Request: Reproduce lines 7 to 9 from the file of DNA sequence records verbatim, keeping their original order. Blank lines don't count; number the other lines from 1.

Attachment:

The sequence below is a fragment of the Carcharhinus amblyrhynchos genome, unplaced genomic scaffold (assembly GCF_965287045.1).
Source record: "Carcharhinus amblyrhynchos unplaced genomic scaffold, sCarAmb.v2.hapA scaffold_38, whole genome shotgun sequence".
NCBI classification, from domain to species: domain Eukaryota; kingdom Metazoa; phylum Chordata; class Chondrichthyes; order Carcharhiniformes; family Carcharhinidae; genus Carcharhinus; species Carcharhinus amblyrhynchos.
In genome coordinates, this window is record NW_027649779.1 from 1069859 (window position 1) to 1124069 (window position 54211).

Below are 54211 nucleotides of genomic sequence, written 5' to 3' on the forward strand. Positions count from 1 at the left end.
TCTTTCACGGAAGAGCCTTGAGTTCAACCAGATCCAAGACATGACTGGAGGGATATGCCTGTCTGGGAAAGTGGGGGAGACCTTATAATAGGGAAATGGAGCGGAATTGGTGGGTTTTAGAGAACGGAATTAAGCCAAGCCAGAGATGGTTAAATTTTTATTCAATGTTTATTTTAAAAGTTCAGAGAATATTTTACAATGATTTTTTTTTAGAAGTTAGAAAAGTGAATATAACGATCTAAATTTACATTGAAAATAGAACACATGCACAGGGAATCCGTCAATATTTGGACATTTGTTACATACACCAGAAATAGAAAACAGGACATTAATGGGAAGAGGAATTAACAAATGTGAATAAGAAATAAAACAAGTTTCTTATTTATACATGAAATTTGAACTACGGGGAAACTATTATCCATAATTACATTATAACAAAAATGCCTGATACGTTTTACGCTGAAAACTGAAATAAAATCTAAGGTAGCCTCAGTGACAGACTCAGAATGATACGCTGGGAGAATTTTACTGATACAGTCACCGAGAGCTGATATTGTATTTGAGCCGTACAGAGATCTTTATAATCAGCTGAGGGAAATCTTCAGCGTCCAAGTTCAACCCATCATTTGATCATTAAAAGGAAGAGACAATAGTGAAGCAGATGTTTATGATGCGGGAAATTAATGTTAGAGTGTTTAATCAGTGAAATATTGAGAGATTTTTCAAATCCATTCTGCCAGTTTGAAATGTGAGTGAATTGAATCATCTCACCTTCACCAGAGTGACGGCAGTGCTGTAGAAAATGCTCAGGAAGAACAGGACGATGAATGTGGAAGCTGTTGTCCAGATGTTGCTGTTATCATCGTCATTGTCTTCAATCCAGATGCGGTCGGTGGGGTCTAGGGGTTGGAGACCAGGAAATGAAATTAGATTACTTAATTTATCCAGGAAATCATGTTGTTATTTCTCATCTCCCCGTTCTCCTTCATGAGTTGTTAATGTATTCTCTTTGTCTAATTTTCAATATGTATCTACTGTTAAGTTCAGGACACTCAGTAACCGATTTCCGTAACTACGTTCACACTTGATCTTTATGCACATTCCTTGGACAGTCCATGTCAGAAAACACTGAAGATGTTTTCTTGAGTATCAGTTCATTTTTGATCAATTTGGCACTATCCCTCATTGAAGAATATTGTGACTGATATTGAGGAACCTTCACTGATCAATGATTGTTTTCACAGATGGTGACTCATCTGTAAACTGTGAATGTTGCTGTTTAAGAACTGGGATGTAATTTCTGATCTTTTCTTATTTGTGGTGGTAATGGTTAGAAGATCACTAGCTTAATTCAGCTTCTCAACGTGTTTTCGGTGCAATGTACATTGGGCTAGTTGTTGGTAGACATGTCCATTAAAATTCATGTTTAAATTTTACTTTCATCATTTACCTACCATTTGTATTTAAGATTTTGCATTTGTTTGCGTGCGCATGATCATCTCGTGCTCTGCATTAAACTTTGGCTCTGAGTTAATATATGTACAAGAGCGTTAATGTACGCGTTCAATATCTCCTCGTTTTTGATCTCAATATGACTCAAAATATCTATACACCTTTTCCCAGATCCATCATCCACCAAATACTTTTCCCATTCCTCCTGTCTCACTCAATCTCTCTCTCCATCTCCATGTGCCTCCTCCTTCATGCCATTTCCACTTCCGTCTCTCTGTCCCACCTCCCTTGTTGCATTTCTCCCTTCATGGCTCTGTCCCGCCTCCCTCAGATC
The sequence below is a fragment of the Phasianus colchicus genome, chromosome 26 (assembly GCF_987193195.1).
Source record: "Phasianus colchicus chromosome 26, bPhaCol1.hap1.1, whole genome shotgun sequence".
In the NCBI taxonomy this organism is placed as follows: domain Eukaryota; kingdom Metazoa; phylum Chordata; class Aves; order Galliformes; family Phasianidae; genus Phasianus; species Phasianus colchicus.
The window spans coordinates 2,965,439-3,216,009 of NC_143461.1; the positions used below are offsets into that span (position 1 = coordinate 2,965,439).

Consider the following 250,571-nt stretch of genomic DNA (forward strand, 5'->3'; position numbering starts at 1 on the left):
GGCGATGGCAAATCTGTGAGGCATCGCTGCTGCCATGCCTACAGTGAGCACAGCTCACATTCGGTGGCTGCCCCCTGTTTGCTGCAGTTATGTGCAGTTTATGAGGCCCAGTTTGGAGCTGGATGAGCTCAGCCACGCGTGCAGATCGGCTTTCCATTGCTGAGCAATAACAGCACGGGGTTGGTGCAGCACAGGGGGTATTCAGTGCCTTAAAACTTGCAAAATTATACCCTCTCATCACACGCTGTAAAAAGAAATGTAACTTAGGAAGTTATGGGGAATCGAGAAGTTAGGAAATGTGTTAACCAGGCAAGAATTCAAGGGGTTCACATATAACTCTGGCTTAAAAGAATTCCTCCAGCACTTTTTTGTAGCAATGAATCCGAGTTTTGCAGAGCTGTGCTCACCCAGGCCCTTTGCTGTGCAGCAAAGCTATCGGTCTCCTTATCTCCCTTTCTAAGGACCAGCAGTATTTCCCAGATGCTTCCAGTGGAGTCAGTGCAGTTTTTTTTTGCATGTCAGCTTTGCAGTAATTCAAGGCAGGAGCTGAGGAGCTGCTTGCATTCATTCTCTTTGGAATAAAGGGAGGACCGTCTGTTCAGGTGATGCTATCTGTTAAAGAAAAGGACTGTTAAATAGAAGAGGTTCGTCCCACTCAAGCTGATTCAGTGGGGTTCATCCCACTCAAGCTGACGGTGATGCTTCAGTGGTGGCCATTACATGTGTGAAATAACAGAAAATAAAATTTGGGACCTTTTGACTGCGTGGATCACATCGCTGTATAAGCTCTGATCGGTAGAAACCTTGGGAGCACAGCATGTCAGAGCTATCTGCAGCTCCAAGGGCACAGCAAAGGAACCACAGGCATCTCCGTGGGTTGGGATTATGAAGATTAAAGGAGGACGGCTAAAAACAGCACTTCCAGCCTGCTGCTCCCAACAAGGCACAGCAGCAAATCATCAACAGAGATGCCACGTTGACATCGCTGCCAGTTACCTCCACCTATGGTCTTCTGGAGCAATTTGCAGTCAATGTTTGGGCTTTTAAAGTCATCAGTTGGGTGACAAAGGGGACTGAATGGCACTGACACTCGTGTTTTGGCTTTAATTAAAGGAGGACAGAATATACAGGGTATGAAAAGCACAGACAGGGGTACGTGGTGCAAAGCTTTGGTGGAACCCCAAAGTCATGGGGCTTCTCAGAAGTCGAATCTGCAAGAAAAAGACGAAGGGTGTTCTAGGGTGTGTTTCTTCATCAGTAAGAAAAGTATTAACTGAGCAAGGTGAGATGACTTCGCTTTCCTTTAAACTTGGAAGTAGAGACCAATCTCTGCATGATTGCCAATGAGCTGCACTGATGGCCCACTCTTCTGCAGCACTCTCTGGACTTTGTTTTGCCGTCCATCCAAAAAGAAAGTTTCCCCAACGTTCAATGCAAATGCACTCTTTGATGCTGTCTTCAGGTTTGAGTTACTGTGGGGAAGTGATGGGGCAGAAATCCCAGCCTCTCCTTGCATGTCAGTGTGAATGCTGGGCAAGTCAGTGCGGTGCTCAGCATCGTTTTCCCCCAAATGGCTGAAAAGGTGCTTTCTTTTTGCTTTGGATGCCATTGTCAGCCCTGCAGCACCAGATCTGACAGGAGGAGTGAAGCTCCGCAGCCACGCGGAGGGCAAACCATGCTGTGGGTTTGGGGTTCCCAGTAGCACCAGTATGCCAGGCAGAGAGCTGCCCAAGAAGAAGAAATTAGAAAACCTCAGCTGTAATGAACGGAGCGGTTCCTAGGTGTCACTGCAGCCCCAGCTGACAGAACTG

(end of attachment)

The sequence below is a fragment of the Phasianus colchicus genome, chromosome 26 (assembly GCF_987193195.1).
Source record: "Phasianus colchicus chromosome 26, bPhaCol1.hap1.1, whole genome shotgun sequence".
In the NCBI taxonomy this organism is placed as follows: domain Eukaryota; kingdom Metazoa; phylum Chordata; class Aves; order Galliformes; family Phasianidae; genus Phasianus; species Phasianus colchicus.